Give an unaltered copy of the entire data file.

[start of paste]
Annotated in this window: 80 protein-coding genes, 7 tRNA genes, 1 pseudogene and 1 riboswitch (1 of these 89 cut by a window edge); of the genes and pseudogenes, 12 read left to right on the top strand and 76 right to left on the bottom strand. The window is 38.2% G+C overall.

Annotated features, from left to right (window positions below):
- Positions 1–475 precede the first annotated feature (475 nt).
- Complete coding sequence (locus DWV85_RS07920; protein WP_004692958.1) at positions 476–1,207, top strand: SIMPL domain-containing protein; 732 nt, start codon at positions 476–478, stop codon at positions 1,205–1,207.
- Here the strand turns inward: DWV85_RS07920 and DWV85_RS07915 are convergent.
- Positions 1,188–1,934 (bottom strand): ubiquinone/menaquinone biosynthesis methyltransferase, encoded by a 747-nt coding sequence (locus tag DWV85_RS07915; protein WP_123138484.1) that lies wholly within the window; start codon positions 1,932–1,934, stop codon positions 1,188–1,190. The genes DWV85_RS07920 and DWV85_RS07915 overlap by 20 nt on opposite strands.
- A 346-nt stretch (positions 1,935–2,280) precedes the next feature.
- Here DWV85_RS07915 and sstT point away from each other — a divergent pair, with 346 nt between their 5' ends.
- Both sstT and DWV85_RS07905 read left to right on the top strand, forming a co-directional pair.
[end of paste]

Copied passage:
Annotated in this window: 80 protein-coding genes, 7 tRNA genes, 1 pseudogene and 1 riboswitch (1 of these 89 cut by a window edge); of the genes and pseudogenes, 12 read left to right on the top strand and 76 right to left on the bottom strand. The window is 38.2% G+C overall.

Annotated features, from left to right (window positions below):
- Positions 1–475 precede the first annotated feature (475 nt).
- Complete coding sequence (locus DWV85_RS07920; protein WP_004692958.1) at positions 476–1,207, top strand: SIMPL domain-containing protein; 732 nt, start codon at positions 476–478, stop codon at positions 1,205–1,207.
- Here the strand turns inward: DWV85_RS07920 and DWV85_RS07915 are convergent.
- Positions 1,188–1,934 (bottom strand): ubiquinone/menaquinone biosynthesis methyltransferase, encoded by a 747-nt coding sequence (locus tag DWV85_RS07915; protein WP_123138484.1) that lies wholly within the window; start codon positions 1,932–1,934, stop codon positions 1,188–1,190. The genes DWV85_RS07920 and DWV85_RS07915 overlap by 20 nt on opposite strands.
- A 346-nt stretch (positions 1,935–2,280) precedes the next feature.
- Here DWV85_RS07915 and sstT point away from each other — a divergent pair, with 346 nt between their 5' ends.
- Both sstT and DWV85_RS07905 read left to right on the top strand, forming a co-directional pair.